Fermentation Simulation Model
Manufacturing an antibiotic in a production scale fermenter.
A big production fed batch fermenter was making an antibiotic. The problem was to understand what controlled the process so that it could be made more predictable and increase productivity. Working with a microbiologist, who was the expert on the biology of the particular organism, I developed a dynamic simulation model which represented the stoichiometry of the metabolic pathways in a simplified form of reaction kinetics, but always recognising the need to preserve mass and energy balances. The model generated time-series for variables which could be compared with those gathered from the operation of the plant. Furthermore, of course, the model exposed what were the inaccessible internal conditions underlying those accessible measurements.
Right from the beginning, the microbiologist said it behaved like a fungal organism, but not initially the one we were dealing with. As the model was refined, it became more and more accurate in its predictions of what was observed. It also became more complex, close to the boggle limit. The work also caused a rethink of the methods of assay, since the means now existed to make an accounting of all the materials on a conservative basis.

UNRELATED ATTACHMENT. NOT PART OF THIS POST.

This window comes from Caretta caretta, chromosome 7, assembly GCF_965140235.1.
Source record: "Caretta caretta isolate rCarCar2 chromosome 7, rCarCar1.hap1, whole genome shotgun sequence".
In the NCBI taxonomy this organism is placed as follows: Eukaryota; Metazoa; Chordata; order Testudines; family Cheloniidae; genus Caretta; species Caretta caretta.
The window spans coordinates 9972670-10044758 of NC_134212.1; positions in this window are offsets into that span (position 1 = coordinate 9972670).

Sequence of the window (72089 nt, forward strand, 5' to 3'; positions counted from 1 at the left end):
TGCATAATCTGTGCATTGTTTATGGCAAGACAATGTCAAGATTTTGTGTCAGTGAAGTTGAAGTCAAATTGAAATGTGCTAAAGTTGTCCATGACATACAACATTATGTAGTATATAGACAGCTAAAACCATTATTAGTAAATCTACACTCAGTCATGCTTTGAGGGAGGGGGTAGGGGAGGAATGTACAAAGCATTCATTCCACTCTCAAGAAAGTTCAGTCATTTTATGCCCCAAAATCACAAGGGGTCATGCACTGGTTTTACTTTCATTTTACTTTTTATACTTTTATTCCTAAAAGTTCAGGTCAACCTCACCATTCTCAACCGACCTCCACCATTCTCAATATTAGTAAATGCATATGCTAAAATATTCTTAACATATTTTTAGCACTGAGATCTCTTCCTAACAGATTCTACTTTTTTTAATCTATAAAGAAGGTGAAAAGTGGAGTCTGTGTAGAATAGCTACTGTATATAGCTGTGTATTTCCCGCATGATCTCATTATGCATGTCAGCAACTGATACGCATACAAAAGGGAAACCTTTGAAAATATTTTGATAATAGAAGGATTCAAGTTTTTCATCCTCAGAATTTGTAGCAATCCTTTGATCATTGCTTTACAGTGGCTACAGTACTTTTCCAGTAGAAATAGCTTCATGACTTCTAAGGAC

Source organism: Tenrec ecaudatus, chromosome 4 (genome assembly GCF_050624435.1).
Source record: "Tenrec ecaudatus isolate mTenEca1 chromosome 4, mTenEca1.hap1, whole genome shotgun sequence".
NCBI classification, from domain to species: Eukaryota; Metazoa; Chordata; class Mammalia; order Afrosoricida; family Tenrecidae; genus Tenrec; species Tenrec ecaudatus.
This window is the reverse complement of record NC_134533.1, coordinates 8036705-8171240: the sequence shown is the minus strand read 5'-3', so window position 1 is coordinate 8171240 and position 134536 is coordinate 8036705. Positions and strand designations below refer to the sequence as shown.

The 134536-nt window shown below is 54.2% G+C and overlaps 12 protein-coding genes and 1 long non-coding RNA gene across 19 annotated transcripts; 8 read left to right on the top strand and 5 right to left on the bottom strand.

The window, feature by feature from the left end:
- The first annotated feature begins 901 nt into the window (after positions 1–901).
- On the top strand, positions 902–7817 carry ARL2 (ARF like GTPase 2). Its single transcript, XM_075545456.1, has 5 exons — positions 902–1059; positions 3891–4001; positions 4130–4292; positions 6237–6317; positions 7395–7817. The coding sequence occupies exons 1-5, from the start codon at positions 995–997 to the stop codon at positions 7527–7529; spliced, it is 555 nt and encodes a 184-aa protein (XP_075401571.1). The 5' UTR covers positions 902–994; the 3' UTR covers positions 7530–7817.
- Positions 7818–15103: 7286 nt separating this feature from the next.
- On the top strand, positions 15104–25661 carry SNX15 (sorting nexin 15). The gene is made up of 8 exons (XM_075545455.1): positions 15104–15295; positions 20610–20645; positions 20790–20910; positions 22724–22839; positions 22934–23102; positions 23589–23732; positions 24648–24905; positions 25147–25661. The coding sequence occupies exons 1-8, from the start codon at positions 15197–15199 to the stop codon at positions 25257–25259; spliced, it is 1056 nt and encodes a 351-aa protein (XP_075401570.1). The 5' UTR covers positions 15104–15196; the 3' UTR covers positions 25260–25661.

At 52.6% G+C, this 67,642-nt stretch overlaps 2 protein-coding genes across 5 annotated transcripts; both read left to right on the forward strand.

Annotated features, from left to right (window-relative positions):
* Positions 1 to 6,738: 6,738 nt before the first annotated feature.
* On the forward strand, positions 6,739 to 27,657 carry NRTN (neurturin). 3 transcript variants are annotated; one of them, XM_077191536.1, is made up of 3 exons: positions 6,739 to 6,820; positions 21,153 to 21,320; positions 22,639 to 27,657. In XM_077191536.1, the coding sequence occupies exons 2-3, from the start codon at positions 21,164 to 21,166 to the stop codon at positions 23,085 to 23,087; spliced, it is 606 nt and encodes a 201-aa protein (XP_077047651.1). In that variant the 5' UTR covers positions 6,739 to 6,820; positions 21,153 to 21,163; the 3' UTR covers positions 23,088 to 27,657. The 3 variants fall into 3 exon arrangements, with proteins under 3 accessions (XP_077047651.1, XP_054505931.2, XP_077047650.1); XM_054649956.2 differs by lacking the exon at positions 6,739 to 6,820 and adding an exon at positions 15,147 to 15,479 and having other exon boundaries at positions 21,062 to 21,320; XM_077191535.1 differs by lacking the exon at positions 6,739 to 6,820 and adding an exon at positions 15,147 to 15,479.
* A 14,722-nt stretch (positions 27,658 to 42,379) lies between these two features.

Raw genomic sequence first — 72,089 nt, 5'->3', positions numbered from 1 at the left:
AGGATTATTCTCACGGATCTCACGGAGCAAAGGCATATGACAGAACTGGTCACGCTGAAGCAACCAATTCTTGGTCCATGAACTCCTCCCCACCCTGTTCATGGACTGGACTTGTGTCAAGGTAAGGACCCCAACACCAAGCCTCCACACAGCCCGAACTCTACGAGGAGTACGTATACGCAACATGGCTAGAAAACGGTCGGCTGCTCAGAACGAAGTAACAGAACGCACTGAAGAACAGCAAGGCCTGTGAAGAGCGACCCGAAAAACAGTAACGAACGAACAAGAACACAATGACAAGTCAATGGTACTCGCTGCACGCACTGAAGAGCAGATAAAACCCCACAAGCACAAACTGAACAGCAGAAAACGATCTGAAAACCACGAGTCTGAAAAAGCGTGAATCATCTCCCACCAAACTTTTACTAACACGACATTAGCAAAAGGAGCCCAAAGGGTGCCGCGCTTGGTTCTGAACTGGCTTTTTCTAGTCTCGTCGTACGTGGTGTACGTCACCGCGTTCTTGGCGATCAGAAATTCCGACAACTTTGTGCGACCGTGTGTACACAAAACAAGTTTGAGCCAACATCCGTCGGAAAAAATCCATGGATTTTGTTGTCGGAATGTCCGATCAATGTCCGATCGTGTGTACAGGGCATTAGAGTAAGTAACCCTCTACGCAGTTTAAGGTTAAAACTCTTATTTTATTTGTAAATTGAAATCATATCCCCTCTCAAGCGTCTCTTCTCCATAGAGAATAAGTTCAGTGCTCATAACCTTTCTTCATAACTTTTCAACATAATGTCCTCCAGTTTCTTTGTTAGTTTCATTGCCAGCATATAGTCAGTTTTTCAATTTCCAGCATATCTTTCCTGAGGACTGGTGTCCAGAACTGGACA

One day, the plant operators made a mistake and started a batch with a hundred times smaller initial inoculum of live organism than they should have done. They asked the microbiologist for advice; stop and waste all the materials or what? With great faith in the model the microbiologist ran the simulation with the starting conditions far different from any used to develop it. Having seen that the model predicted a normal outcome but four days late, he told them to hang on. They did. The model was right and it was paid for! (A description of this work was published. See list of publications).
If you have a problem in the behaviour of a fermentation brewing or similar process and would like to discuss a fresh look at the process, bringing quantitative methods to bear on it, then contact me. I am always ready to give a little time to discuss a new puzzle, in confidence, of course. We'll only worry about fees when we have some defined work. I can be flexible about how I work with you.
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If you have a problem with the behaviour of a market sector, plant, process or item of
equipment and would like to get a quantitative handle on it to improve yield or optimise
performance, then contact me.
I'm always ready to give a little time
to discuss a new puzzle, in confidence,
of course. We'll only worry about fees
when there is some defined work. I can be flexible
about how I work with you.
Chadds Ford PA
T: 1 302 654-2953
M: 1 302 377-1508 (Cell)